What are hypersonic missiles and how do they work?
The US has signalled its intention not to press ahead with the purchase of a hypersonic missile system following problems during testing.
It comes just weeks after Russia unleashed a wave of air strikes across Ukraine using such weapons, killing at least six people and knocking out power, including to the Russian-controlled Zaporizhzhia nuclear power station.
Ukraine said the barrage included six hypersonic Kinzhal missiles which its air defence systems were not capable of intercepting.
“This was a major attack and for the first time with so many different types of missiles...The enemy launched six Kinzhals,” air force spokesperson Yuriy Ihnat said. “It was like never before.”
Several countries are looking into developing or procuring hypersonic missiles in a developing arms race amid fraught geopolitical tensions between Russia and the West and the threat posed by China in the Indo-Pacific region.
What are hypersonic missiles?
Hypersonic missiles, like the Kinzhal (Dagger) rockets allegedly being deployed by the Russian Air Force, are thought to represent the next generation of arms because they can travel at exceptionally high velocities – up to ten times the speed of sound, which is around 8,000mph.
By comparison, a subsonic cruise missile like the US Air Force’s Tomahawk rocket moves at a relatively sluggish 550mph.
Kinzhals are typically carried by MiG-31K fighter jets and can hit targets as far away as 1,250 miles, their speed, mid-flight manoeuvrability and ability to fly at low altitudes making them difficult to track using radar on the ground and therefore near-impossible to stop.
Perhaps most alarmingly, the Kinzhal can carry a nuclear warhead as well as a conventional explosive, a strategy it has been feared Russia could resort to as its war in Ukraine becomes more desperate and drawn-out than expected due to the heroic resistance put up by the locals.
Which countries have them?
Australia, the UK and US, together known as the Aukus nations, previously announced they plan to expand their military pact to collaborate on the development of hypersonic missiles and anti-hypersonic weapons.
In April 2022 Scott Morrison, Boris Johnson and Joe Biden issued a joint statement saying their countries would “commence new trilateral cooperation on hypersonics and counter-hypersonics, and electronic warfare capabilities, as well as to expand information sharing and to deepen co-operation on defence innovation”.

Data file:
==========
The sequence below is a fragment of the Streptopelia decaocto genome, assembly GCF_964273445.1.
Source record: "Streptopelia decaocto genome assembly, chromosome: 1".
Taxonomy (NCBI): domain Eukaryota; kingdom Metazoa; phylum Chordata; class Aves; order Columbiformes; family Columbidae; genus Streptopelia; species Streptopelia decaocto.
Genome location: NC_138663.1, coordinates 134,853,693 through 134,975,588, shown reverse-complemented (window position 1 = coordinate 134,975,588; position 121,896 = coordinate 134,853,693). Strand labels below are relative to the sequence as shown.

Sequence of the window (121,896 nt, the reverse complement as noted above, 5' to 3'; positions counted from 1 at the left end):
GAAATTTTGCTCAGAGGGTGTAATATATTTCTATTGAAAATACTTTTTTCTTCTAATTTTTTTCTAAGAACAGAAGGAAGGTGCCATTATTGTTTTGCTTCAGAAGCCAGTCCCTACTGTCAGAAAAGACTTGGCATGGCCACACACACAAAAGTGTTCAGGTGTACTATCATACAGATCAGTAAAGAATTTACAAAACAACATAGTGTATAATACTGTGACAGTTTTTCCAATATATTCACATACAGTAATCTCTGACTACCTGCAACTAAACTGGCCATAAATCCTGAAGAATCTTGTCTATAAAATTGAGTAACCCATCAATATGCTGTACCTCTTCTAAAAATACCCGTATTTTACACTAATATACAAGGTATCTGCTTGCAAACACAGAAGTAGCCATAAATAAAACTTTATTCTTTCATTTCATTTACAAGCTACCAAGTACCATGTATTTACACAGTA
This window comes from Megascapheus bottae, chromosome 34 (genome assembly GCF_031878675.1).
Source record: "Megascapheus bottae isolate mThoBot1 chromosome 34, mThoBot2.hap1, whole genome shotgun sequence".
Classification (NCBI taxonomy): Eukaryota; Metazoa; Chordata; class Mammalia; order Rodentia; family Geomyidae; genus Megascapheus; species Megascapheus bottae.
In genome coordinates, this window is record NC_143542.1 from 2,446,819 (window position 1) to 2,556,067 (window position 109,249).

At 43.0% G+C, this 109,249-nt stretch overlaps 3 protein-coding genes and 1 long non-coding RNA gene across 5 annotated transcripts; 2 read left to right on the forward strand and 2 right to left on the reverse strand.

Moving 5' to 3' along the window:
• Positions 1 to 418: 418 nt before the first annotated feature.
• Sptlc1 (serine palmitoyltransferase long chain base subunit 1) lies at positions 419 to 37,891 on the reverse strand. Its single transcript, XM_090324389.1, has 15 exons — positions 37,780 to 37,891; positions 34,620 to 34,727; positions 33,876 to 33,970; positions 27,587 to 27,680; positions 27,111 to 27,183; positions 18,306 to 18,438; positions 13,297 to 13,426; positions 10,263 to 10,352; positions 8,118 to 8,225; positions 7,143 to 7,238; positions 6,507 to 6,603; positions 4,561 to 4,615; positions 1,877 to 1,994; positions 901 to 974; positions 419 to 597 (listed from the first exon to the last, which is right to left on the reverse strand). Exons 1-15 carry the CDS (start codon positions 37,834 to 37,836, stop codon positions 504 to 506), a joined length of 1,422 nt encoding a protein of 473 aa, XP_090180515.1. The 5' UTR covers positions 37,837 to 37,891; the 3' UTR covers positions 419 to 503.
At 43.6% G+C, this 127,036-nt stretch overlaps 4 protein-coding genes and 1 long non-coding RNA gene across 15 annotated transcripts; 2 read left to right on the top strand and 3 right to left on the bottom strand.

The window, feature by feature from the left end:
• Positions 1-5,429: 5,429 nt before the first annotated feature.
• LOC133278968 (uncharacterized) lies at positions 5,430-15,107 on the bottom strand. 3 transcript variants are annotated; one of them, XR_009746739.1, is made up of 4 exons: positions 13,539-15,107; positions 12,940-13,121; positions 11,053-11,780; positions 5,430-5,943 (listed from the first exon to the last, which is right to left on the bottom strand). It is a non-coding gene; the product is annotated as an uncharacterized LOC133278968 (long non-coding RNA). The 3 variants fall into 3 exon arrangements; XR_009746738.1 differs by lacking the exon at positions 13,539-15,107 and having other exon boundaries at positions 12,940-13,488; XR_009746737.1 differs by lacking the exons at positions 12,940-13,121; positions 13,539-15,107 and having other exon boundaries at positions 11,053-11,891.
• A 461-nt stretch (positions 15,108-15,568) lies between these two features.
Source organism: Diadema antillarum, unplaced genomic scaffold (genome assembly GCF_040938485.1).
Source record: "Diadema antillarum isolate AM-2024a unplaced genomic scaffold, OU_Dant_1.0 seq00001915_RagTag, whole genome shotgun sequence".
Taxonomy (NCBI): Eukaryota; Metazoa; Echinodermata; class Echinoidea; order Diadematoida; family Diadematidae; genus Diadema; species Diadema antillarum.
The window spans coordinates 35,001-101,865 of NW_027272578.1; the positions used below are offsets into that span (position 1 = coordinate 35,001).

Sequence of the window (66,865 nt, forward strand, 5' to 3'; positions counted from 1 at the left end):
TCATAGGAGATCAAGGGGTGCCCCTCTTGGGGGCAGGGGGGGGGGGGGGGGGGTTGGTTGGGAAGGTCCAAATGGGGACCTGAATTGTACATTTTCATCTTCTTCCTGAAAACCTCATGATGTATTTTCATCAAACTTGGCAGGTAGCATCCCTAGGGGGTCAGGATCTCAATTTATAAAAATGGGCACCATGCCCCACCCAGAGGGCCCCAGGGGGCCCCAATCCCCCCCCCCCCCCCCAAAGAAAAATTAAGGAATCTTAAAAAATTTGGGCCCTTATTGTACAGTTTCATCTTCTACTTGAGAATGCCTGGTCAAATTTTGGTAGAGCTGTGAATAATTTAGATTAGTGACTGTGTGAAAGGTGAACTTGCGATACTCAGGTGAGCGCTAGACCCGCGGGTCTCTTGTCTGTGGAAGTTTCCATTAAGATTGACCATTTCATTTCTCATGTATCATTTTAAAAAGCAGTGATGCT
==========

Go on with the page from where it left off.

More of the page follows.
“These initiatives will add to our existing efforts to deepen cooperation on cyber capabilities, artificial intelligence, quantum technologies, and additional undersea capabilities.”
The Aukus deal was initially signed to concentrate on nuclear submarine development with a wary eye on potential Chinese aggression in the Pacific, but focus has now shifted towards the threat posed by Vladimir Putin after Russia invaded Ukraine on 24 February.
Russia’s defence ministry has already said its forces have fired hypersonic ballistic missiles in the conflict, claiming to have destroyed a fuel depot in the Black Sea city of Mykolaiv and an underground ammunition store in western Ivano-Frankivsk.
How effective are they?
Military analyst Pavel Felgenhauer, however, has argued that the weapons will make little difference on the ground and that their true value is “giving a certain psychological and propaganda effect”. In other words, inspiring terror.
Mr Putin has boasted of Russia’s investment in such “invincible” weaponry, justifying doing so as a response to what he considers to be Nato military expansion on his country’s doorstep in Eastern Europe.
The US and China are said to be working on their own versions, as are the navies of Britain and France, which are understood to have been collaborating on one known as Perseus since 2011, although it is not expected to enter service for another eight years.
US Air Force drops Lockheed hypersonic missile
Andrew Hunter, assistant secretary of the US Air Force’s acquisition team, told politicians earlier this month that his team would not go ahead with purchasing the hypersonic AGM-183A Air-launched Rapid Response Weapon after the prototyping phase ended.
There were problems with the weapons during testing.
Mr Hunter, in written testimony, told the House Tactical Air and Land Forces Subcommittee the service planned to finish the ARRW program’s last two all-up round test flights to collect data to help with future hypersonic programmes.